Armed with face masks and hand sanitizer, two good friends and I anxiously went on our first outing since our community opened up from its COVID-19 shelter-in-place orders. As we entered back into civilization, what was most striking was the inconsistency of other people’s behavior. For example, retail employees were wearing masks, yet most customers had no face coverings; some people were actively stepping aside to increase distance from others; some people stood gathering with more than a few friends. And yet, as a behavioral scientist, I wasn’t all that shocked. The metropolitan area I live in is comprised of several municipalities, each with its own approach to re-entry, leaving the public to navigate the ever-changing and sometimes contradictory rules of engagement. And with mixed messages comes inconsistent behavior: an important lesson to keep in mind as we communicate about any health topic.

In healthcare, we see the damaging effects of poor communication firsthand. Even those diligently seeking out information about their condition might not be able to find the clear message they need in order to take appropriate action. The result is thorough disempowerment. 

To truly be empowered, patients need the skills to interpret information, see how it applies to them, and understand how to act on it. Yet, even before COVID-19, the sheer volume of information meant to empower was overwhelming and full of mixed messages. What we view as advancements of knowledge may be easily perceived by those without healthcare backgrounds as just more endlessly changing claims and recommendations. They can be too hard to keep track of—or they could even reinforce mistrust and doubt, making people think that “no one really knows what’s going on.”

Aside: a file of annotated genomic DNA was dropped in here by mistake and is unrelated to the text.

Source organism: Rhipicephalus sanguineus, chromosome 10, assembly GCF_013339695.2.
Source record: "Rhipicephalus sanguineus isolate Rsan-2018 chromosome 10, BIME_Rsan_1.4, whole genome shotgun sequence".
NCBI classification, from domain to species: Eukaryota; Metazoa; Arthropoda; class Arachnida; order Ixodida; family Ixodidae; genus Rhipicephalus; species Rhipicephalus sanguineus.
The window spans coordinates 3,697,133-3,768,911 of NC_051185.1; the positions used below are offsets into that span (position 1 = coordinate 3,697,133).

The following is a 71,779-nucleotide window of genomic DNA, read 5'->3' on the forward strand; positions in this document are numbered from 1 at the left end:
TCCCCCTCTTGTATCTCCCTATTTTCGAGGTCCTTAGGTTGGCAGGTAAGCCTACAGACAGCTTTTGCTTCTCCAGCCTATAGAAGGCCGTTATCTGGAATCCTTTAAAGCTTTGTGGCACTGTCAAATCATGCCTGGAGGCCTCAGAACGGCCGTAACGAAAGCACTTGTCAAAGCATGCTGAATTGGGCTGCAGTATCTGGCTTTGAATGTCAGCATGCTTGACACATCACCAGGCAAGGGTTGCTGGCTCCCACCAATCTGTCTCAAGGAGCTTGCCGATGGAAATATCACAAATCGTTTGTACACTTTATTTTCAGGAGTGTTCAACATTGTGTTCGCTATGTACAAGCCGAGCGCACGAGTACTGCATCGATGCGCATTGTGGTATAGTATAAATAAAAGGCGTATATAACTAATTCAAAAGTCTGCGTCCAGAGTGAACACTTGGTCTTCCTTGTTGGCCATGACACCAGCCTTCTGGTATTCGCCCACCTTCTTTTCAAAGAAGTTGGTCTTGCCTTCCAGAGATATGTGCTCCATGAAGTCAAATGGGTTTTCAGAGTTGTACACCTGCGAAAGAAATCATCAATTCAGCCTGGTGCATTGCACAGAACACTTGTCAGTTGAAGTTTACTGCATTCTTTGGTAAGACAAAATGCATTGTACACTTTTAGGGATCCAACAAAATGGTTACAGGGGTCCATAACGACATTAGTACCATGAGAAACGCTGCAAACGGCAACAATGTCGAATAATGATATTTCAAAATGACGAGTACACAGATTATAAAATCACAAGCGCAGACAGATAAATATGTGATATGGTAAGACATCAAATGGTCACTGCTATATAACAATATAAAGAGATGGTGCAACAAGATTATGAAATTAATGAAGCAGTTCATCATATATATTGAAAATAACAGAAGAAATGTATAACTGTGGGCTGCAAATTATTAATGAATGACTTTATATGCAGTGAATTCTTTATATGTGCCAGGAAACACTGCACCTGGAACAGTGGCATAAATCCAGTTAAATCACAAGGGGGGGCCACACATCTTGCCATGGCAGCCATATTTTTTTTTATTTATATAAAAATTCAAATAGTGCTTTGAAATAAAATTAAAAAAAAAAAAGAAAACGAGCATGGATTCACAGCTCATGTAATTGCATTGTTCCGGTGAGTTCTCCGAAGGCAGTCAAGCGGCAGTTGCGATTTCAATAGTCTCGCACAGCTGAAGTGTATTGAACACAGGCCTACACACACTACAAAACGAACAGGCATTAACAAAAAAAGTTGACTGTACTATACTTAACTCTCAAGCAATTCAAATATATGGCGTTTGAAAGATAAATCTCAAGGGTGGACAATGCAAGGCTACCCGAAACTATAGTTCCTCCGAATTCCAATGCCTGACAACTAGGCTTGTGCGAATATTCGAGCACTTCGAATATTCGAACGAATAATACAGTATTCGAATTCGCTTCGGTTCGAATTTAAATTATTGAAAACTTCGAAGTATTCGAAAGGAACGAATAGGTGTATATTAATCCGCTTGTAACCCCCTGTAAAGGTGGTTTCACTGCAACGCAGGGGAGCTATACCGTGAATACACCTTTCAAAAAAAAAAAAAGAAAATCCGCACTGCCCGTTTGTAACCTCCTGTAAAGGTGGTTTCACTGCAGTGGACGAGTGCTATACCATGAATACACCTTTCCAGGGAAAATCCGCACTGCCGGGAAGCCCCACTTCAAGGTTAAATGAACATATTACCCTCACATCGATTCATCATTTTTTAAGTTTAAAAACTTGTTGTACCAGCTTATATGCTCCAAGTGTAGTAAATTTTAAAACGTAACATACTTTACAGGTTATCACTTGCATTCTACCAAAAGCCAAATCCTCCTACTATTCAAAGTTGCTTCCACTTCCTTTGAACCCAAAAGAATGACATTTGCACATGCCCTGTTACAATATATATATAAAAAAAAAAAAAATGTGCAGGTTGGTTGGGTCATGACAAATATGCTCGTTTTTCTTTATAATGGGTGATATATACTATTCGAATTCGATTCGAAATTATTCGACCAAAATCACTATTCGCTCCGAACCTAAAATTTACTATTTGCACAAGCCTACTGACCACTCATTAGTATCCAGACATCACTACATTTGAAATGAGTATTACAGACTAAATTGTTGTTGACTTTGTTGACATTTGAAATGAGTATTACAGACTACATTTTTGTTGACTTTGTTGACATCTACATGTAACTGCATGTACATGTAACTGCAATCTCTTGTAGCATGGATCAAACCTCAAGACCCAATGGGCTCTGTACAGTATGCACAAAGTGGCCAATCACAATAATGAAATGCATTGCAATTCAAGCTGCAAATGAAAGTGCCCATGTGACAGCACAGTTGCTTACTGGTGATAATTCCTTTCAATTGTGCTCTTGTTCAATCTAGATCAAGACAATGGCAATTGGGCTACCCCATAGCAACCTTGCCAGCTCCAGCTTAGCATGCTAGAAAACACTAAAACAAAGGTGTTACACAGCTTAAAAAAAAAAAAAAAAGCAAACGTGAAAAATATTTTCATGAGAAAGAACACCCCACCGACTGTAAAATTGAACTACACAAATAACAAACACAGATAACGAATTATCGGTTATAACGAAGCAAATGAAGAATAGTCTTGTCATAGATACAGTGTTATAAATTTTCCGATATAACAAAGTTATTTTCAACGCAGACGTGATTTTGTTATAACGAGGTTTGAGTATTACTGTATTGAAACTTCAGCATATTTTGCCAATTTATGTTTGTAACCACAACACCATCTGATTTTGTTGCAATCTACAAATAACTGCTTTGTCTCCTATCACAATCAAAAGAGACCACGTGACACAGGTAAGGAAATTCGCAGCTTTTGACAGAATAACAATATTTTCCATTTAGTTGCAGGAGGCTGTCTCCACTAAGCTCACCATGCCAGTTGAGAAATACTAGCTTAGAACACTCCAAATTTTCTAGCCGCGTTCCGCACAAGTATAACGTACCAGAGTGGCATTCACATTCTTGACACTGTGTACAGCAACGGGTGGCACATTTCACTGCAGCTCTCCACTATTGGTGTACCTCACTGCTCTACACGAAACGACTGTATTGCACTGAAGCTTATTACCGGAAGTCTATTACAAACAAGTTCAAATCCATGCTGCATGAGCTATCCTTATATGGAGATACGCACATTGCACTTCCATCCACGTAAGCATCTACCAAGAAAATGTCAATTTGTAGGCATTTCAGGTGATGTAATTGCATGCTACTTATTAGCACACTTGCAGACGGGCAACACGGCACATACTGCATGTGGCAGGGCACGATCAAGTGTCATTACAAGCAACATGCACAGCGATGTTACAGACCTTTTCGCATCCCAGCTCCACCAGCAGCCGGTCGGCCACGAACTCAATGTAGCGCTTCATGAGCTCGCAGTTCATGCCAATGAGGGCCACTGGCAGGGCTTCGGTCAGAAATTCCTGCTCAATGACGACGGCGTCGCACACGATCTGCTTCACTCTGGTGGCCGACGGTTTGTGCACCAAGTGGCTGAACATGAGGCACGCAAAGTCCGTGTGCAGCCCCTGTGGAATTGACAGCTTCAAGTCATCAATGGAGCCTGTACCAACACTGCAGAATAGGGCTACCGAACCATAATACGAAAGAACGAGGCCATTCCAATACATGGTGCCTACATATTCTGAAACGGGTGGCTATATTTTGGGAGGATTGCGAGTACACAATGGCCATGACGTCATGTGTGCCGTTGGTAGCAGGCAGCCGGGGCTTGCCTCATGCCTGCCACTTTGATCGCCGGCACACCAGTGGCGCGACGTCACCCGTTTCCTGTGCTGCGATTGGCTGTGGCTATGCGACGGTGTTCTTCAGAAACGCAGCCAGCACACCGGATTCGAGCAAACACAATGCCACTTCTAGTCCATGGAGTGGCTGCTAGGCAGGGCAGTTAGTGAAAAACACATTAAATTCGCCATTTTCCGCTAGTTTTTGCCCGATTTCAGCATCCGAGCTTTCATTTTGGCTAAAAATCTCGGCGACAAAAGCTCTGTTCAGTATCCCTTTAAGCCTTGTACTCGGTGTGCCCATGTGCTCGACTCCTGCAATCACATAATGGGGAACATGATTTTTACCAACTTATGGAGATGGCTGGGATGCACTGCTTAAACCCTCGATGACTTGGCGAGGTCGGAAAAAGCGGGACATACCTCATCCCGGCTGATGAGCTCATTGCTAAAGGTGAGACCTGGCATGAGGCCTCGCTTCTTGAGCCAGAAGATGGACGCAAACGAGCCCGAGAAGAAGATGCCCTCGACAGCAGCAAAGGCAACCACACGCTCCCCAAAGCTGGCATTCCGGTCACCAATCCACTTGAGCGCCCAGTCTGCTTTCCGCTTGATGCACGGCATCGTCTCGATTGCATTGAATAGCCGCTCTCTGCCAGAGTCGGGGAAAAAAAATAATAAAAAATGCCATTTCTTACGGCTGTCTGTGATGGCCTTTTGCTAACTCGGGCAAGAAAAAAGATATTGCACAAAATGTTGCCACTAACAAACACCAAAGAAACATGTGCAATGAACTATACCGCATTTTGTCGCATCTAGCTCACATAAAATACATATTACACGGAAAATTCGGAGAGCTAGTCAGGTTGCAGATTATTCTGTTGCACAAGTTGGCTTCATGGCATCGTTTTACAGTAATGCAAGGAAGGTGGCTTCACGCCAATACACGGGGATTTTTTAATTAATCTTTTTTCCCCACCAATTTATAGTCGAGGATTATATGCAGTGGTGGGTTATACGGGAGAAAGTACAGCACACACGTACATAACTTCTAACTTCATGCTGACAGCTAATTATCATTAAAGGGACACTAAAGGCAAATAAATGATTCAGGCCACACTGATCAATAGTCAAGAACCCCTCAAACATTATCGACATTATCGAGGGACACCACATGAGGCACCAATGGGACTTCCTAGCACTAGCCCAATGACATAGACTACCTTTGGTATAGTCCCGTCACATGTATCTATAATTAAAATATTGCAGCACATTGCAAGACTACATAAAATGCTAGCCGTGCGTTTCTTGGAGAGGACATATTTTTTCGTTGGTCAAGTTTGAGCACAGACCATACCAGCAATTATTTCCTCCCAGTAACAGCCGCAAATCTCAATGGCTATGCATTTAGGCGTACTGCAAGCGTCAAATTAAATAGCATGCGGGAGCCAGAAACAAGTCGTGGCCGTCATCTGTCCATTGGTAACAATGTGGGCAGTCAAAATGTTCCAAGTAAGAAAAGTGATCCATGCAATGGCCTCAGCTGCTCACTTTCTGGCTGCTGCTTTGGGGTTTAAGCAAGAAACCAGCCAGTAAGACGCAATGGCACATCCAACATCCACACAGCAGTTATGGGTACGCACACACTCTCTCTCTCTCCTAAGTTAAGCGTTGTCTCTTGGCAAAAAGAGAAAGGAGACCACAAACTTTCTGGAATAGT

We are also contending with the reality that not all information should be considered equally. We don’t have to click far into Google search results to find dubious health-related claims. Additionally, avoiding misleading information might be even harder that we thought. A recent study in Science showed that “false” news spreads across Twitter more quickly and widely than true information. 

In fact, behavioral science shows us that humans are wired in such a way that makes us vulnerable to “faulty” decision-making. When we are trying to keep negative emotions at bay, are pressured to make quick decisions, and are faced with uncertainty—all conditions common to the patient experience—our cognitive biases can kick into overdrive. This leads us down a path of misinterpreting findings, prioritizing certain kinds of information over others, and paying attention only to those details that confirm what we already believe is true. And given these realities, there are no quick fixes.

But we can start by taking the lead in delivering one consistent voice that meets patients’ needs for clarity and consistency.

  • Create and validate guidelines for curating information – providing patients with tips on how to evaluate sources, identify red flags, and create a list of important questions to ask trusted health care professionals.
  • Expand patients’ access to scientific information by publishing “plain language” systematic reviews of peer-reviewed articles that are full of links to the original sources.
  • Engage our industry’s scientists who are at the forefront of medical discovery to help co-create initiatives to increase the scientific literacy of the general public.
  • Develop communication tools that other stakeholders could use to talk with patients about how to reconcile preventative or treatment recommendations with their values and day-to-day needs.
  • Serve as a clearinghouse for solid, trustworthy information.

Patients are at great risk when they’re buried or misguided by information. And as an industry, we serve as an essential conduit for critical health and medical information to them. With this responsibility, we need to keep pushing ourselves to ask: what more can be done? 

About the Author:

Kathleen Starr, PhD, is Head of Behavioral Insights & Strategy at Syneos Health Communications